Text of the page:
Dental trend spotlight:

Dry scooping preworkout powder

New fitness trends pop up often, and it’s easy to see why. Who doesn’t want a lifehack for better health? But not all trends are based in truth. Let’s examine one recent social media fad — dry scooping preworkout powder.

What is preworkout powder?

Preworkout powder is a fitness supplement intended to provide an energy boost before a workout. There are a wide range of ingredients, but most powders are packed with caffeine, sugar, vitamins, nutrients, and amino acids like creatine, which helps build muscle mass.

What does “dry scooping” mean?

Dry scooping simply means swallowing a scoop of preworkout powder and quickly drinking something to wash it down. This is not the intended way to consume it – the powder is meant to be dissolved in a liquid (most often water).

Why do people try this trend?

People who dry scoop are hoping to supercharge the benefits of the pre-workout powder by having the energy boost kick in all at once. But in this case, they are actually creating new health risks.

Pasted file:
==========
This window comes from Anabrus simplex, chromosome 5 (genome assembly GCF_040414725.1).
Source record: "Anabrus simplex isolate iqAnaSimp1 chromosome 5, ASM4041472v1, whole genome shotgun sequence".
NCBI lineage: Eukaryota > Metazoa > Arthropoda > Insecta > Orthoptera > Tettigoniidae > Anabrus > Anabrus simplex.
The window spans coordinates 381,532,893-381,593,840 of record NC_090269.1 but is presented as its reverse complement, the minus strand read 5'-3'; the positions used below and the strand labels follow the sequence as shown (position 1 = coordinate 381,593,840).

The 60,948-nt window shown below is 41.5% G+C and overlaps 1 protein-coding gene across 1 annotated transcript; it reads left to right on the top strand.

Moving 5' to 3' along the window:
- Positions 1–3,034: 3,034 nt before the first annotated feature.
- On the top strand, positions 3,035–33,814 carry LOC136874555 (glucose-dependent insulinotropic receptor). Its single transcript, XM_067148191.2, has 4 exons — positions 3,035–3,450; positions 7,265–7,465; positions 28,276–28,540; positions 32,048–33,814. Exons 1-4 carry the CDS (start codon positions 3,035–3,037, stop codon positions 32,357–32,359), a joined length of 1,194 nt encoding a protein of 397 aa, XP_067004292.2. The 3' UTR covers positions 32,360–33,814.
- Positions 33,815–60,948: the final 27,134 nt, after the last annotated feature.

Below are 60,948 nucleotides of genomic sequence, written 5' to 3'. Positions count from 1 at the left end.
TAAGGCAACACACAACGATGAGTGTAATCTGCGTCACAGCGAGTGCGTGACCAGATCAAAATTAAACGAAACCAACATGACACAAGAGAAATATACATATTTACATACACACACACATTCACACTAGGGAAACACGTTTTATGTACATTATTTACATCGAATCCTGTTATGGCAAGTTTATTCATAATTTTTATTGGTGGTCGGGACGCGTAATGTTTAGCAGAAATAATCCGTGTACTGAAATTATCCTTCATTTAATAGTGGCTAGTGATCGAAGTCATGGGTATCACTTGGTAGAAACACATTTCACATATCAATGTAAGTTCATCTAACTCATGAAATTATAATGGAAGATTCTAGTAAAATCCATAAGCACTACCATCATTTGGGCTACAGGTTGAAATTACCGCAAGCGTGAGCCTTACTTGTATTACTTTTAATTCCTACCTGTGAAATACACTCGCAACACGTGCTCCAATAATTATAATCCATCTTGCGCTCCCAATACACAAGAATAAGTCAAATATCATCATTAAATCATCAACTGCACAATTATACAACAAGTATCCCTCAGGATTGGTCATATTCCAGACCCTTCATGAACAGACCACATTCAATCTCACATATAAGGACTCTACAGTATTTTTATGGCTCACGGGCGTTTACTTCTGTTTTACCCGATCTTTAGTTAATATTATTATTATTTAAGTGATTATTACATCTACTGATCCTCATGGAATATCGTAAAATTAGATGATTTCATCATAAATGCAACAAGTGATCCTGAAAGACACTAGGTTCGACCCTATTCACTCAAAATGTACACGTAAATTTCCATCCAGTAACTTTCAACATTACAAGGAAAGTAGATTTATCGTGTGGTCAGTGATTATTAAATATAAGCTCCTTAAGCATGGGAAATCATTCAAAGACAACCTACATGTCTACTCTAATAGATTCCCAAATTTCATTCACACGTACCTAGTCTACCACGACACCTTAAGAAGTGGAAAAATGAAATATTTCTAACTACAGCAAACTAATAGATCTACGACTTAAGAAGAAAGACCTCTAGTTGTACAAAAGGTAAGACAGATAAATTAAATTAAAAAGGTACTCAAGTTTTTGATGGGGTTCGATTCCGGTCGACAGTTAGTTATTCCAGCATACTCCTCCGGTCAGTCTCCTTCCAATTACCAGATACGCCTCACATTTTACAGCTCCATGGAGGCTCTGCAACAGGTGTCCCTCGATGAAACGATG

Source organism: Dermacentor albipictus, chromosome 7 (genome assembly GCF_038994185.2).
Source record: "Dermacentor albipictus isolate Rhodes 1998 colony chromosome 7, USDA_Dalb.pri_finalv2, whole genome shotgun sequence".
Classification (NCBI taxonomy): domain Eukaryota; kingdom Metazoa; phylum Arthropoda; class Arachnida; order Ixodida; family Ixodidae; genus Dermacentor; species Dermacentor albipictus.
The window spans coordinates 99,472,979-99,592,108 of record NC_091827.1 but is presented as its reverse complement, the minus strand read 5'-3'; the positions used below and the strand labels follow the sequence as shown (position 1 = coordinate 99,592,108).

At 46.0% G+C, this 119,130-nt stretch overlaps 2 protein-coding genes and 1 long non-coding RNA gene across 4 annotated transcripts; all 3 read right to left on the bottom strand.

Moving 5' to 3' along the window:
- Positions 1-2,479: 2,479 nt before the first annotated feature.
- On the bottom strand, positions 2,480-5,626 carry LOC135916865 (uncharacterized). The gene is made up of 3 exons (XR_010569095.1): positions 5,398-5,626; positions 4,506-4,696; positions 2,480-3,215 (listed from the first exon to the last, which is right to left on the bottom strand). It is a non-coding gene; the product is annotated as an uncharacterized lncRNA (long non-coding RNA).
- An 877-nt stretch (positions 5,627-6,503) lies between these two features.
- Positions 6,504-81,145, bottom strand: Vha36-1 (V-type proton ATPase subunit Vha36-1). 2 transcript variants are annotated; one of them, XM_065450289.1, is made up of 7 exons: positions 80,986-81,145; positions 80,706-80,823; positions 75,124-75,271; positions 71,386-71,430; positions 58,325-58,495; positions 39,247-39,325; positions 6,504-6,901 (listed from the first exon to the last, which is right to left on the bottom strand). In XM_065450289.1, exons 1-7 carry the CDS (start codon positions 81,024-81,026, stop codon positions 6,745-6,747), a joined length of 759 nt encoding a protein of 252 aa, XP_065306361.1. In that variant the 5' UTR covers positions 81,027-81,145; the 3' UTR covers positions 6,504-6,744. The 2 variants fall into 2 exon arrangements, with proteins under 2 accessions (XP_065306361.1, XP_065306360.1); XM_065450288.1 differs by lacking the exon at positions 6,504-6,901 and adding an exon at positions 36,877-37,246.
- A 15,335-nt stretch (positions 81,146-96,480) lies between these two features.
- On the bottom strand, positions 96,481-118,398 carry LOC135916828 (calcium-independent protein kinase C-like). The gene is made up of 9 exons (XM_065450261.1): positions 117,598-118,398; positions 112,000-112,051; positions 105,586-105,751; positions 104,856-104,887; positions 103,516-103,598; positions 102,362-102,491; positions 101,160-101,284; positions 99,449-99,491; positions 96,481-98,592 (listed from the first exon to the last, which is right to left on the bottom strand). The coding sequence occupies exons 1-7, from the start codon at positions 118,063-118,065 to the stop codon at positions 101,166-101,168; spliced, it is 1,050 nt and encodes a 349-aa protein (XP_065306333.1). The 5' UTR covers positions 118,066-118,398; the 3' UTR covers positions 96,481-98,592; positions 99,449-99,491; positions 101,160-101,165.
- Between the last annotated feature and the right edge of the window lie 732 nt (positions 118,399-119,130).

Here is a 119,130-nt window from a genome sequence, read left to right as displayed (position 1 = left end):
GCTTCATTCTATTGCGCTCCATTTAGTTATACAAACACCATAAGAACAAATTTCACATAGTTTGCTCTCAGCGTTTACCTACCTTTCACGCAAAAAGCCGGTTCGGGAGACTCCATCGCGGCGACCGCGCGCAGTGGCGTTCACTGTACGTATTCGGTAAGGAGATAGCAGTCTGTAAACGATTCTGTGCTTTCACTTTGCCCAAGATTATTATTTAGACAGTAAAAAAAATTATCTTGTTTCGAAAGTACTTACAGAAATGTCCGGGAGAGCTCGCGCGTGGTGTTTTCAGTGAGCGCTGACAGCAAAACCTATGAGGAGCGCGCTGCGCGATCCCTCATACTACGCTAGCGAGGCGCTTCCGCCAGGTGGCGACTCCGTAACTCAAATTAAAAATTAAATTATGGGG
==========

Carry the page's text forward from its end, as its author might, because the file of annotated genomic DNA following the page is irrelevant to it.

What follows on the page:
What are the dangers to dry scooping?

The powder should be dissolved in liquid so your body can absorb it over time, instead of all at once. Risks of dry scooping include:

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    Stomachache or digestive issues like diarrhea
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    Increased blood pressure and heart rate
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    Heart palpitations or, in extreme cases, a heart attack
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    Respiratory or choking risks from inhaling the powder
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    Sugar and other ingredients may strengthen oral bacteria, which will cause cavities and other health problems

Are there any benefits to this trend?

There are no benefits to dry scooping. Preworkout powder, when consumed as intended, may help some people feel more energy during exercise and recover faster afterward. But the trend of dry scooping does not provide an extra boost.


Dry scooping preworkout powder floods your body with caffeine — equivalent to three cups of coffee at once!1

Our verdict: Dry scooping should be avoided because it can pose a wide variety of health risks, from oral health problems like cavities and tooth decay to life-threatening issues like choking and heart attack.

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